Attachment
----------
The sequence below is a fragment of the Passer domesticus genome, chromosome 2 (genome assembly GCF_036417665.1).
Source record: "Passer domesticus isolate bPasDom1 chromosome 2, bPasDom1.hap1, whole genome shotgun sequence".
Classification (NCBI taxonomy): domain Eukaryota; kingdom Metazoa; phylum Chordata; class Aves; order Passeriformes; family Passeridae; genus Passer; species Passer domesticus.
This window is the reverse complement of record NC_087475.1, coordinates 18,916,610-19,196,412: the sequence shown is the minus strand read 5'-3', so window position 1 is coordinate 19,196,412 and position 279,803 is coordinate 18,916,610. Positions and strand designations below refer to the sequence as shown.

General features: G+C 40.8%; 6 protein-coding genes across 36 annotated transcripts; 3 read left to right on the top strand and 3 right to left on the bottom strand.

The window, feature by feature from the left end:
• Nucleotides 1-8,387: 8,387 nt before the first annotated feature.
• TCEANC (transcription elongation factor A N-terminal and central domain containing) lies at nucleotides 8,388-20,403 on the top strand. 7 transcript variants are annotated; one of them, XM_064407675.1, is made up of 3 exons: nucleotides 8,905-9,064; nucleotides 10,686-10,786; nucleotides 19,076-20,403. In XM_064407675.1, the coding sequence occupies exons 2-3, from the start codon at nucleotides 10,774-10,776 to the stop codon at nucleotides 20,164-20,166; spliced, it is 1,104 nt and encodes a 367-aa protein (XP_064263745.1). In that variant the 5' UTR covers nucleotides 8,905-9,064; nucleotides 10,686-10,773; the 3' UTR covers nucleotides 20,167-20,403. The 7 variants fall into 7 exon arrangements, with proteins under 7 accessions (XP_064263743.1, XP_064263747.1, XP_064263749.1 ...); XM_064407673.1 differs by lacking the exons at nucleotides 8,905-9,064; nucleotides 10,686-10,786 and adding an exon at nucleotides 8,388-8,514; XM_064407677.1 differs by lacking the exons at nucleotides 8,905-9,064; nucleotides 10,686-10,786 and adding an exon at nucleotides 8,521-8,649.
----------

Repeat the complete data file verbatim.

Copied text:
The sequence below is a fragment of the Passer domesticus genome, chromosome 2 (genome assembly GCF_036417665.1).
Source record: "Passer domesticus isolate bPasDom1 chromosome 2, bPasDom1.hap1, whole genome shotgun sequence".
Classification (NCBI taxonomy): domain Eukaryota; kingdom Metazoa; phylum Chordata; class Aves; order Passeriformes; family Passeridae; genus Passer; species Passer domesticus.
This window is the reverse complement of record NC_087475.1, coordinates 18,916,610-19,196,412: the sequence shown is the minus strand read 5'-3', so window position 1 is coordinate 19,196,412 and position 279,803 is coordinate 18,916,610. Positions and strand designations below refer to the sequence as shown.

General features: G+C 40.8%; 6 protein-coding genes across 36 annotated transcripts; 3 read left to right on the top strand and 3 right to left on the bottom strand.

The window, feature by feature from the left end:
• Nucleotides 1-8,387: 8,387 nt before the first annotated feature.
• TCEANC (transcription elongation factor A N-terminal and central domain containing) lies at nucleotides 8,388-20,403 on the top strand. 7 transcript variants are annotated; one of them, XM_064407675.1, is made up of 3 exons: nucleotides 8,905-9,064; nucleotides 10,686-10,786; nucleotides 19,076-20,403. In XM_064407675.1, the coding sequence occupies exons 2-3, from the start codon at nucleotides 10,774-10,776 to the stop codon at nucleotides 20,164-20,166; spliced, it is 1,104 nt and encodes a 367-aa protein (XP_064263745.1). In that variant the 5' UTR covers nucleotides 8,905-9,064; nucleotides 10,686-10,773; the 3' UTR covers nucleotides 20,167-20,403. The 7 variants fall into 7 exon arrangements, with proteins under 7 accessions (XP_064263743.1, XP_064263747.1, XP_064263749.1 ...); XM_064407673.1 differs by lacking the exons at nucleotides 8,905-9,064; nucleotides 10,686-10,786 and adding an exon at nucleotides 8,388-8,514; XM_064407677.1 differs by lacking the exons at nucleotides 8,905-9,064; nucleotides 10,686-10,786 and adding an exon at nucleotides 8,521-8,649.